The forbearers of thrash resemble a Lovecraftian brotherhood. They’re the elder gods who set everything in motion for generations to imitate, while still ruling the roost from on high. Testament stand proudly among the same vanguard that boasted “The Big 4” and beyond.
For over three decades, the Bay Area quintet—Chuck Billy [vocals], Eric Peterson [guitar], Alex Skolnick [guitar], Steve DiGiorgio [bass], and Gene Hoglan [drums]—has consistently delivered unadulterated, unbridled, and unbreakable metal in its purest form without compromise or any signs of slowing down. Over the course of seminal releases ranging from The Legacy and Practice What You Preach to The Gathering and The Formation of Damnation, which won “Best Album” at Metal Hammer’s 2008 Golden Gods Awards, the group’s sales exceeded 14 million worldwide with 2 million in the U.S. alone. Most recently, 2012’s critically praised Dark Roots of Earth assaulted the charts, moving over 20,000 first-week copies and seizing #12 on the Billboard Top 200, the band’s highest U.S. chart bow ever. However, in 2016, Testament returns with more teeth than ever on Brotherhood of the Snake [Nuclear Blast].
“The first record is always classic because you form the band, you’re totally into it, you go through the club scene, find yourself, and write your initial album over multiple years,” explains Eric. “Then, you get signed and end up in a cycle. We took some time to do Brotherhood of the Snake, and it shows. Different influences came in. Normally, there are a few straight ahead thrash songs. We haven’t had this many thrash tracks since The Legacy. It’s a new era.”
“I view Testament like I did when we started,” adds Chuck. “I’ve been fortunate to be doing this for over 30 years. It means a lot. We’re just going to continue doing what we do.”
Following a whirlwind of touring in support of Dark Roots of Earth, the guys began individually writing in late 2013. In between a rigorous tour schedule, new music organically assembled. During the spring of 2016, they hit the studio with Juan Urteaga [Machine Head, Exodus] and quickly cut the album’s 10 tracks.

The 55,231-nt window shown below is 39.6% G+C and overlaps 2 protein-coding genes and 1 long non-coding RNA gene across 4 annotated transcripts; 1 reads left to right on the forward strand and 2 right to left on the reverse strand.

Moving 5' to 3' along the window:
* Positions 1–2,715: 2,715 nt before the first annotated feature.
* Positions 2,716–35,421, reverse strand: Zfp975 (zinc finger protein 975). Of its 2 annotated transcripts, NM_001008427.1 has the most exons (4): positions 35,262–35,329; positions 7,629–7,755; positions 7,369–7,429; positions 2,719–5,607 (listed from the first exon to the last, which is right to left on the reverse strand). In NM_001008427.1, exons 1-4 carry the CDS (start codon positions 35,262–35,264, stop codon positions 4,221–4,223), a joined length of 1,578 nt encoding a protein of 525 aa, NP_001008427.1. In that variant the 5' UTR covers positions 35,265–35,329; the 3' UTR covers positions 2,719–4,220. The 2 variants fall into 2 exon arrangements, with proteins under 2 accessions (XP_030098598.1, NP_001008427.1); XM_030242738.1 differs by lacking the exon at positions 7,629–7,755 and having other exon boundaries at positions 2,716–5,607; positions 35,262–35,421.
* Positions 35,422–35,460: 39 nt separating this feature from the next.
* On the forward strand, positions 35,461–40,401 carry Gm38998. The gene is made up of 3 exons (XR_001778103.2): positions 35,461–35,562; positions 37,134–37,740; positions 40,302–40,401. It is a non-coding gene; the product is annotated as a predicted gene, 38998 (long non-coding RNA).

“Having separate periods to write set it apart,” Eric continues. “Everybody played hard. Chuck really surprised me and belted out stuff that’s more melodic over the heavy speed metal riffs. It blended really well together.”
“It does flow,” Chuck agrees. “There’s a lot of musicianship going on there, and I was finding hooks in the moment. I was able to feel it and just go.”
The record commences on a deadly note with the title track. A whiplash-inducing riff catapults Chuck’s unmistakable growl forward before snapping into mind-numbing leads. It’s a brutal breakneck basher on par with the band’s best.
“It was actually one of the first songs we put together,” says the singer. “Once we heard it mixed, we were all like, ‘Wow, we have the direction we’re going in. It’s really heavy.’”
Elsewhere on the record, “The Pale King” gallops ahead on an apocalyptic barrage of drums and guitars before culminating on an unshakable chant. “It was really natural,” smiles Eric. “It has that old school vibe, but this new energy to it. It never lets up. I love that!”
Brotherhood of the Snake concludes on the crushing yet cinematic “The Number Game,” which evinces Chuck’s knack for a vivid lyrical story.
“I actually wrote it with Steve ‘Zetro’ Souza,” he recalls. “I had that chorus, and it was one of those things where it had to be repeated. It’s 14 days and 14 nights where this guy’s on a killing spree. He does a countdown, and your life is based on the number you are. It was trip.”
A fascinating concept rears its head during many of Brotherhood of the Snake’s key moments, nodding to the mythical race from which the record it shares a name.
“There’s a connection between the alien world and religion, and the whole storyline came from it,” explains Chuck. “There’s a story of a Sumerian race 6,000 years ago that went on crusades to basically dethrone religions. The earth was basically the place where their leader, The Pale King, set people to be imprisoned and mine for gold. It got the ball rolling.”
Ultimately, this Brotherhood remains as powerful as ever. “If a Testament fan knows our history or has followed our last couple of records, they’ll hear the progression,” the frontman leaves off. “Everything is right there and in-your-face. That’s the way it should be with us.”